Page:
Revisiting the Twelve Mile Limit

by Matt Robold on February 10, 2014

You never know when or where inspiration may strike.

The Twelve Mile Limit is a drink I really love, but I have to confess that it’s not one that I often have. Keeping a mental Rolodex of drink recipes that I like in my head can sometimes lead to complete brain lock-up when ordering a cocktail. So in most bars I stick to their menus or default to something like a Daiquiri or Mai Tai.

Twelve Mile Limit

1 oz White Rum
.5 oz Brandy
.5 oz Rye
.5 oz Grenadine
.5 oz Lemon Juice

Shake ingredients with ice and strain into a cocktail glass.  Garnish with a lemon twist.

Not to mention the fact that the Twelve Mile Limit isn’t exactly a drink that most people – even bartenders – have heard of and know how to make. I try to avoid playing Stump The Bartender. It keeps the spittle portion of my cocktails much smaller.

While visiting The Little Sparrow in Santa Ana, I noticed the Twelve Mile Limit on their menu. I was so giddy that I immediately demanded that Seth – my barman for the evening – deliver one to my empty hand. As he turned to get his bottles, I noticed the bottle of Rhum JM Blanc (100 proof) on the back-bar and suddenly the room seemed to freeze as my taste-buds drew up a simulation of what a Twelve Mile Limit would be like with white rhum agricole instead of the usual molasses-based white rums. I waved Seth down and asked for an experiment.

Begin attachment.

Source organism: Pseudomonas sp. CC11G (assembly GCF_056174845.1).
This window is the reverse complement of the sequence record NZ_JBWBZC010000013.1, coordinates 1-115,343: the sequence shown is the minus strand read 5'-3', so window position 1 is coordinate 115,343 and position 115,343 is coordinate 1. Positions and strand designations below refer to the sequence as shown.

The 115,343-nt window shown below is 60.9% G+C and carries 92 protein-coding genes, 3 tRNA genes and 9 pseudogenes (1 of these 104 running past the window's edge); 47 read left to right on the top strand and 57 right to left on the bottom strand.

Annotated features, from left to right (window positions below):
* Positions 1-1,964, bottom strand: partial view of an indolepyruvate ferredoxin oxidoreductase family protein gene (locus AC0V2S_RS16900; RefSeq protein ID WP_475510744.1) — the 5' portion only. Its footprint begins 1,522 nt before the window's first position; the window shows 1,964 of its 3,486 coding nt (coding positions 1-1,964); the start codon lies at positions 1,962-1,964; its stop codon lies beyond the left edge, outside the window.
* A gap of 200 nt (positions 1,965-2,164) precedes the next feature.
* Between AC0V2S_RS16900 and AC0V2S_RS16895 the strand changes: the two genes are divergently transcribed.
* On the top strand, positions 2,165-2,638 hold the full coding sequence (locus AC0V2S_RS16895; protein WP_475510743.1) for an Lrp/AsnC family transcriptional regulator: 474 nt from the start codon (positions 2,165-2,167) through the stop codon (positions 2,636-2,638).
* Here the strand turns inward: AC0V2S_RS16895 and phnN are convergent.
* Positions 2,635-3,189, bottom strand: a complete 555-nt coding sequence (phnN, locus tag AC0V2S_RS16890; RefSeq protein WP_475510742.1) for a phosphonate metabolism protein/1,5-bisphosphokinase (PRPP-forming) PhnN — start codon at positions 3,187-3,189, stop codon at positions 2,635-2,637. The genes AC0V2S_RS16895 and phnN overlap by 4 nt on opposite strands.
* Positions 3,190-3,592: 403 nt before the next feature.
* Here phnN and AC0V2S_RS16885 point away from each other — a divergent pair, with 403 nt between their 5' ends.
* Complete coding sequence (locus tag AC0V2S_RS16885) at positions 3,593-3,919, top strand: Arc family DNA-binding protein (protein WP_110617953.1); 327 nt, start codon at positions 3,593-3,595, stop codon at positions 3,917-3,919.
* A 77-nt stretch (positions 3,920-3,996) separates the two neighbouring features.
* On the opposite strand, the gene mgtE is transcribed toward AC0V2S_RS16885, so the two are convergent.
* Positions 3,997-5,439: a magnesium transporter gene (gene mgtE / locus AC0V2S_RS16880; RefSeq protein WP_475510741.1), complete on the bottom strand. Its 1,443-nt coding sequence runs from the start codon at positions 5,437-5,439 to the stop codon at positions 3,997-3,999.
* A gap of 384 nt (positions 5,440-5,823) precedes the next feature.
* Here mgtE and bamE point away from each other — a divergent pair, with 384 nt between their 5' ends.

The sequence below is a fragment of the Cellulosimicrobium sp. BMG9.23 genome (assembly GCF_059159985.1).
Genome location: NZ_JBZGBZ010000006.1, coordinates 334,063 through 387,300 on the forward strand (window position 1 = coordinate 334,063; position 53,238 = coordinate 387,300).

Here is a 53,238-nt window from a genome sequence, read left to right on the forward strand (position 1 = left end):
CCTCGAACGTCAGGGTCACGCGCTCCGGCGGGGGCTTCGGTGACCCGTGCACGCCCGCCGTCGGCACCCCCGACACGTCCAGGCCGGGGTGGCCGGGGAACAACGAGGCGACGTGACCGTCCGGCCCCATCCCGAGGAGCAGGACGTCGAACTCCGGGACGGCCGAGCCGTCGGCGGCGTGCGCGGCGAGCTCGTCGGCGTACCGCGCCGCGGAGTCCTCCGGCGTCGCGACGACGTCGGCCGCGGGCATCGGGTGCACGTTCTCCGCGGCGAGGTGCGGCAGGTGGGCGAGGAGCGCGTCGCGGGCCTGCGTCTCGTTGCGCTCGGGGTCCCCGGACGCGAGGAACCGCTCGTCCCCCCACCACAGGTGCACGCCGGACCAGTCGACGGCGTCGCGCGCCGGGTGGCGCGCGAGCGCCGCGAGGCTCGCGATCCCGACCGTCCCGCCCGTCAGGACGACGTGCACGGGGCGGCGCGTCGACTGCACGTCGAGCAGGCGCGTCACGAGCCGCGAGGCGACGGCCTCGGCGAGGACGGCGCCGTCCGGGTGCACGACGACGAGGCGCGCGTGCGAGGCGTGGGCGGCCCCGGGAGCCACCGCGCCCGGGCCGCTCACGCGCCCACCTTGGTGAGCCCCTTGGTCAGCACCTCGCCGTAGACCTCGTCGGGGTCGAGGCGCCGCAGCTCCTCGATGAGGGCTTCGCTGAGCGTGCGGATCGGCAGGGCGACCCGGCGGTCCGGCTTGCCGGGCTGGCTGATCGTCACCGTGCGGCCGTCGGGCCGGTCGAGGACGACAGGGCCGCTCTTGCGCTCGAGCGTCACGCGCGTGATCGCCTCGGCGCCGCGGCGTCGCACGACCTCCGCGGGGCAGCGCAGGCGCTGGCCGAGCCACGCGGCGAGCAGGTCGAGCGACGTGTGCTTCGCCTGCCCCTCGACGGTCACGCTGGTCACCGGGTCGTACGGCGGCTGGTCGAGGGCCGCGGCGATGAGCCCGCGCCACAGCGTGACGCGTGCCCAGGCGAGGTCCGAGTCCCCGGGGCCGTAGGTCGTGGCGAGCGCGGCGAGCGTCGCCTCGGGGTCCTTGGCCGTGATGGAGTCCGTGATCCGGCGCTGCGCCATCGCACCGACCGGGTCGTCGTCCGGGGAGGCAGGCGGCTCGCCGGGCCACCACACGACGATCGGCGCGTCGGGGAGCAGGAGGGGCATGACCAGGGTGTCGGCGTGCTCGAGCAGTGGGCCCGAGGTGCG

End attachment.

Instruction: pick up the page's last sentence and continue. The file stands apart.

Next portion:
The results? You should always make your Twelve Mile Limit with full proof rhum agricole blanc. Always.

Molasses expires at 11 miles

The play of the agricole against the brandy and rye is just too good. It gives the drink a certain funkiness that you don’t find if you use your usual white rums. Don’t get me wrong, make this drink with something like Caña Brava or El Dorado 3 year old or Plantation 3 Star and you will be in love with the drink. But make this with Rhum JM Blanc, Neisson Blanc, or a 100 proof Clement Blanc and you may find yourself infused with a lust that some would consider unnatural.

Part of the key to this, in my opinion, is that the agricole must be a full 100 proof. Some brands are selling both 100 proof and 80 proof editions of their rhums to make them more palatable to the wider American market. These heretical rhums are still quite good in the Twelve Mile Limit, but not nearly as pungently delicious, so stick to the strong stuff.


I’ve had some people tell me that they’ve tried this recipe and they’re losing the brandy and rye. I looked through my notes and realized that when we made this, we used bonded rye (100 proof/50% abv) and bonded apple brandy in the drink. Leave it to me to forget a key detail like that in my write-up. The higher proof ingredients all stand up to each other without getting crushed by the others, giving you a final recipe of:

Twelve Mile Limit

1 oz Rhum Agricole Blanc
.5 oz Bonded Apple Brandy
.5 oz Bonded Rye
.5 oz Grenadine
.5 oz Lemon Juice

Shake ingredients with ice and strain into a cocktail glass.  Garnish with a lemon twist.

I know there are some people who will insist this is a wholly new drink that needs a new name (cue Forrest, shaking his fist). Personally, I feel that it’s still pretty true to being just a Twelve Miler, just with all the dials turns to eleven.

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